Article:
D-LinkAir Wireless Network 2.4GHz Ethernet-to-Wireless Bridge
February 24, 2003
UPDATED: Brain-dead installation is the hallmark of Ethernet-to-wireless 802.11b bridge products, and D-Link's diminutive entry is no exception. Its few minor flaws do little to detract from its ease and usefulness.
D-Link's DWL-810 Ethernet-to-Wireless Bridge was one of the first devices announced this year to connect Ethernet-equipped products to a wireless LAN. It was recently re-released for gaming purposes: the three major video game consoles (Nintendo GameCube, Microsoft Xbox, and Sony PlayStation 2) all have Ethernet adapters built in or available, so part of the DWL-810's target market is gamers who want to experience Internet-based multiplayer gaming without running cable.
The DWL-810 can, of course, also be used as a quick-and-dirty means to connect a PC or other device with an Ethernet port (like a network attached storage device or network printer) without having to deal with possibly complicated issues like the installation of drivers. Also, like most of the devices in this category, the bridge can be used to wirelessly connect two wired LANs to each other.
The $89.99 (droped from $128, but only available for a short time) DWL-810 comes in a really diminutive package -- 1.6x3.5x3.2 inches -- smaller even than its competitor, the Linksys WET11 Wireless Ethernet Bridge, which is pretty small it its own right. Considering the size of the DWL-810, the front mounted power (green) and activity (amber) lamps are comparatively large. Probably the result of an aesthetic design decision rather than a technical one, they're big and round and far from the sometimes indistinguishable slivers of light that punctuate many products. Another aesthetic design cue -- the big "D" atop the unit.
Even the DWL-810's recessed reset button is tiny. If you want to do a hard restore, you'd better have a bent paperclip handy, because the button will not accommodate something as large as the tip of a ballpoint pen. Then again, D-Link quite smartly enables you to restore factory settings from within the Web browser administration console.One complaint is the lack of an uplink switch for the Ethernet port (which the Linksys WET11 provides), forcing you to use a crossover cable to connect to anything but a hub or switch. Thankfully, D-Link provides a crossover cable, but that's little consolation if you move it and can't seem to find the crossover.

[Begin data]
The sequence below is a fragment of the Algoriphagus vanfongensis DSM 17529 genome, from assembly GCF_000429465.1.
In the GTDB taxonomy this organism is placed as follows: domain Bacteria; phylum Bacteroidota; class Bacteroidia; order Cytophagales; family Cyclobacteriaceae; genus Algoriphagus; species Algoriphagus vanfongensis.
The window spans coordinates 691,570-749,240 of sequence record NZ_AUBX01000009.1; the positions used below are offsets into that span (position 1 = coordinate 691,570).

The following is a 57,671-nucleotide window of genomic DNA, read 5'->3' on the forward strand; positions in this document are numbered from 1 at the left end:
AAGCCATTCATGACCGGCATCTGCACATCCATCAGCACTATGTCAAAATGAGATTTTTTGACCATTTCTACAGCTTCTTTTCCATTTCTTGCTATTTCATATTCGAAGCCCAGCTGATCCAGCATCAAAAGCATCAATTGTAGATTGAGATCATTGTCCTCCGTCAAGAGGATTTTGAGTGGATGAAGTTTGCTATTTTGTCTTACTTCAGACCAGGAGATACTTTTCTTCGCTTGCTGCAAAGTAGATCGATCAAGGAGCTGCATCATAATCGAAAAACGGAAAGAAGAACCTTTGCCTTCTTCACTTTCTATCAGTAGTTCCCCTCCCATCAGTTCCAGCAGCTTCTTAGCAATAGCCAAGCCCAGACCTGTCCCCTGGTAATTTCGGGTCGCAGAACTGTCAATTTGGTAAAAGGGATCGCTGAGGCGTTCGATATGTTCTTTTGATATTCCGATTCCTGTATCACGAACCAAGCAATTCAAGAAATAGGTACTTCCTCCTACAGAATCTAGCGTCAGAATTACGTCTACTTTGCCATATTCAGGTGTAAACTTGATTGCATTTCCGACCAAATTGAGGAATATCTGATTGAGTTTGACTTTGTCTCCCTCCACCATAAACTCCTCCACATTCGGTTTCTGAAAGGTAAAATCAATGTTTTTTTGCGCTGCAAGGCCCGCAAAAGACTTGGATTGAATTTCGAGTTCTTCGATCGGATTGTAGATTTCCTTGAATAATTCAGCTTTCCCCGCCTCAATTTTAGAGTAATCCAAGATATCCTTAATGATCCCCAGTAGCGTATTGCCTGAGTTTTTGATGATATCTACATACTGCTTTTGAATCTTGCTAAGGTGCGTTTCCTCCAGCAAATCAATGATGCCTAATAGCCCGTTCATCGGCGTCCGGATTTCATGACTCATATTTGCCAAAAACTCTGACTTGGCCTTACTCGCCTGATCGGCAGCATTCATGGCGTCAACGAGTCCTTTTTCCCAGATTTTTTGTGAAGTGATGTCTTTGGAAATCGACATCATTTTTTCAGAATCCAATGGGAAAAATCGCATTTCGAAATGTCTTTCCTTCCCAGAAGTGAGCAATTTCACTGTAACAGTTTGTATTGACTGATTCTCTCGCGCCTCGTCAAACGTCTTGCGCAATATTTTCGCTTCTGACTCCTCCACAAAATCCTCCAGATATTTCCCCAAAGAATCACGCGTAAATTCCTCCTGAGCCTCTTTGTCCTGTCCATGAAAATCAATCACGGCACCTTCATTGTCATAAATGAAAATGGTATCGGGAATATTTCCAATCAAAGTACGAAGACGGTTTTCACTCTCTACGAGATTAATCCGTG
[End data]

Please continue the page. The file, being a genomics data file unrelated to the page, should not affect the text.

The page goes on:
Incidentally, the DWL-810's antenna is omni-directional, but it's fixed to the chassis and can't be removed. The unit has wall mount points and includes the hardware in the form of screws and plastic anchors.
The CD that comes with the DWL-810's is almost superfluous since you won't need it to set up the unit, since the configuration is entirely browser-based. It does include a bundled piece of software from ZeroKnowledge that provides security-related features like an ad blocker, cookie and password managers, and other related capabilities.
The printed documentation consists of an eight-page pamphlet, and the online help is even more meager (thankfully there is a manual in PDF format). You probably won't care, because the unit is easy enough to be set up by anyone without a modicum of networking experience.
The DWL-810 comes preset with an IP address of 192.168.0.30, so it will likely integrate nicely with most existing small and home office WLANs. It can operate in infrastructure and ad-hoc modes, supports either 64- or 128-bit WEP encryption, and can function as a DHCP client. The Web-based configuration interface is fairly spartan, but it's no more complicated than it needs to be.
The performance of the DWL-810 was quite good; much like the Linksys WET11, it posted solid and consistent throughput figures of approximately 5 Mbps even at relatively long distances. Only at 100 feet did the DWL-810 drop below the 5 Mbps mark, but then only barely. Response time and streaming performance was also top-notch, and enabling 128-bit WEP encryption did not throttle any of the numbers.
When you consider everything the DWL-810 has going for it in terms of its low price and ease of installation, you can't really go wrong picking one up (or two, if necessary). Even the few flaws like the omission of the uplink switch don't detract from the elegance and simplicity of the overall package.